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Sunday, June 6, 2010

Negotiate Your Cable/Phone/Internet Bill

Cable and Satellite providers love to hook new customers with "teaser" rates. Usually these teaser rates come if you buy a bundled package of cable/phone/internet and are significantly below the regular rate.

Of course, as soon as the tease period is over- usually 6 months or a year, they will hit you with a bill that will probably knock you to the floor. Most people, not wanting to bother switching to a competitor, just grimace and pay the new rate.

However, you don't need to do that. The cable company makes a killing off the people who meekly accept their fate and pay whatever the cable guys demand.

Smart consumers can save a ton of money with a little effort- all it takes is one phone call a year.

Just call up your provider's customer support number and ask to speak to their CANCELLATION department- don't even mess with the "customer service" people as they generally don't have the ability to give you a really good rate.

Once you get the cancellation department, Tell them that you love the service, but just can't afford to pay the regular rate, especially given that their competitor (satellite company/phone company/competing cable company) is offering a great "new customer" rate.

If they try to get you to reconsider with some minor discount, don't fall for it. Hold firm until they offer to give you another 6-months to one year at the teaser rate. This will work every time- they still make money off of your account even at the teaser rate, and they don't make any money if you switch to a competitor. One 20-minute phone call every 6-months can save you $30 or more per month on your bill. That's a pretty good use of your time. I've been doing this for years, right up until last month (I'll explain why I'm no longer on the full bundle in my next installment).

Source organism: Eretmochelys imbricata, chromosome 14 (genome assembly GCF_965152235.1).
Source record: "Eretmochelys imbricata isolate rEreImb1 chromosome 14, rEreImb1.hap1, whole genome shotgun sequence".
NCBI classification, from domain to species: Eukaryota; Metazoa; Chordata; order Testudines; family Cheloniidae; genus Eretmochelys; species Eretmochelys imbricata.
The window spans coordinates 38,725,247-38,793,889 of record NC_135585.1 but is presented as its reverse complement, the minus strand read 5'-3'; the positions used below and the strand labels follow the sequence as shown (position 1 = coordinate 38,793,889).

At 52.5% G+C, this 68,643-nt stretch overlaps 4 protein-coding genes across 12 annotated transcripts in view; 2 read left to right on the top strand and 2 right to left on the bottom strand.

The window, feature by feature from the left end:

A few pointers:

-- Be pleasant. The service representatives deal with angry customers all day long, they will be often bend over backwards to help someone who is rational, polite, and even friendly.
-- Use current conditions to your advantage. The economy is bad and everyone knows it. If you want to jazz up your story, tell them you can't afford to pay the full rate because you just got laid off. It can't hurt, and may garner some sympathy from the representative, enhancing your ability to keep your rates low.
-- Be prepared. When you tell them that you are going to switch to their competitor (even though you have no intention of doing so), you will sound a lot more convincing if you can quote the competitor's current teaser rate.
-- Be willing to walk. I've never needed to do this, and probably never will need to, but if they decide to call your bluff, you can always switch to the competitor.

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